Hearing Versus Bearing Burdens


Imagine a man walking down a dirt road. On his shoulders he carries two, obviously heavy, burlap sacks. His gait is slow, and you can see him wince with each step. Every few yards he has to jostle one or both of the sacks back into place on his shoulders to keep from dropping them. Yet, he trudges on. Another man approaches the first and walks alongside him. You can hear their conversation as the unladen man asks what is in the sacks.

The weary man replies, “Oh, just some stuff I have to carry. Nothing you should be overly concerned about.”

“They look quite heavy, I hope you don’t have to travel too awfully far with them,” says the second man. “I can only imagine what you’ve got in them.”

The first man pauses a moment, takes a few more steps, then speaks, “I’m ashamed of what I carry, sir. These sacks contain the last of a poor harvest. Much of my crop went to waste this year, because I spent much of the season too drunk to work my land. I’ve let my wife do much of the work, and my children have been ridiculed because of their father’s mistakes. I’ve promised my wife I’ll change my ways more times than I can count, but I always end up breaking my promises. Today marks a week I’ve been sober, and if I can get these sacks to the market before it closes today, I may be able to earn enough to buy my kids the supplies they need to start back to school without the sideways looks from other kids. I’m quite sure my wife has given up on me, but my kids somehow still look up to me.”

The second man shakes his head, and quickly sets about responding to the plight of the first man. “I’m sure you’re wife hasn’t given up on you for good. You just need to earn her trust back. We all make mistakes, but that doesn’t make us bad people, overall. Just keep heading down the path you’ve been on this past week, taking it one step…one day at a time. You’ll get there, and I wish you the best of luck on getting to the market in time.”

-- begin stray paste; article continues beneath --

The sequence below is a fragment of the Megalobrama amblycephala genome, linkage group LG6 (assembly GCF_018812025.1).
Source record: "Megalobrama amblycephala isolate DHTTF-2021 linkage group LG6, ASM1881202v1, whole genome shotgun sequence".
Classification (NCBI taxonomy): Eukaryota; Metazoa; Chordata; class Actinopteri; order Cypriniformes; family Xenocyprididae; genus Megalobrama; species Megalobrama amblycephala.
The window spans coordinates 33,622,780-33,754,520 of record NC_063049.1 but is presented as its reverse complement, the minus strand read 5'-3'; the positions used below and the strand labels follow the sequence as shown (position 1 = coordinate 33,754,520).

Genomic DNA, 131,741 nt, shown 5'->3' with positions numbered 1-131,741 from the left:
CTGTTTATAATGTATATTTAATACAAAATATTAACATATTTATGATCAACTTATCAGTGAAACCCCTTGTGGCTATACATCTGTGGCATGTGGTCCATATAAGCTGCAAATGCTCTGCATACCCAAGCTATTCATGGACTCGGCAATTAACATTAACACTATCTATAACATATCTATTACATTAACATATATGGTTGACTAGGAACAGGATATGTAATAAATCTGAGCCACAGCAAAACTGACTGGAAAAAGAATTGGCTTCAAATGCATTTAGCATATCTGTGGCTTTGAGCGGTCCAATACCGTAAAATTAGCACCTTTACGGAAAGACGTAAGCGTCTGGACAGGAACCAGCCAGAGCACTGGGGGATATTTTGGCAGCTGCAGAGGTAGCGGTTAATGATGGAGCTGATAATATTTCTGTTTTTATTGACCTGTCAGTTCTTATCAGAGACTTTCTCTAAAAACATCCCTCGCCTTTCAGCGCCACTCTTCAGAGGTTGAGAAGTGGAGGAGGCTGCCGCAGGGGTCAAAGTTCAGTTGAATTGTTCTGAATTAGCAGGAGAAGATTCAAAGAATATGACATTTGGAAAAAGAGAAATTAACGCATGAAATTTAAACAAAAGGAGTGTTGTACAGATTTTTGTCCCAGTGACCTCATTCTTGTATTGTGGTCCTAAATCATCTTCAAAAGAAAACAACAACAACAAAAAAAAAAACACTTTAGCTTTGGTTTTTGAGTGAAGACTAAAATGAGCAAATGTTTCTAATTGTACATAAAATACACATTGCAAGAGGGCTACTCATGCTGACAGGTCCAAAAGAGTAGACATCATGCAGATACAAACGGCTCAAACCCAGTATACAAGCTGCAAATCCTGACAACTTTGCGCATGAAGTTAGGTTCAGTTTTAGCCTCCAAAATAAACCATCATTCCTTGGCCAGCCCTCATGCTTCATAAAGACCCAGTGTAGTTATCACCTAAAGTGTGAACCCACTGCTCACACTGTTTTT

And, with that, the second man picks up his pace and soon leaves the burdened man far behind. The burden has been shared audibly by the first man, and it’s even been heard by the second. However, I think we can all agree that the burden has certainly not been borne in partnership by the two men. The mentality we want to instill is one of action, not one of passivity. Passivity in men pervades our culture. While it feels good to listen to another man’s problems, it doesn’t do much for the man with the problems.

We don’t want to insinuate that you should take on all of your friend’s problems (e.g. they over-borrowed for a car, and you pay off their car note). We do want to encourage men taking an active role in supporting their friend. In the story told above, the initially unburdened man could have taken an active role by offering to carry one of the sacks while talking to the burdened man about what he was carrying. That’s all well and good, but Mannerd isn’t about achieving minimal goals. We’re here to go beyond what “gets us off the hook.” Imagine the unburdened man took on one of the sacks, learned about what was going on in the burdened man’s life, and then jumped in the trenches of life with him. He could offer to have the man and his wife over to join he and his family for dinner, allowing them to enjoy an effortless evening of fellowship and conversation. He could labor in the fields with the burdened man to help him prepare his fields for the next season.

Without inconvenience and sacrifice, it’s difficult to claim we are truly invested in our friends. What are some ways that you can go beyond the minimum, and SACK UP to help your burdened friends?


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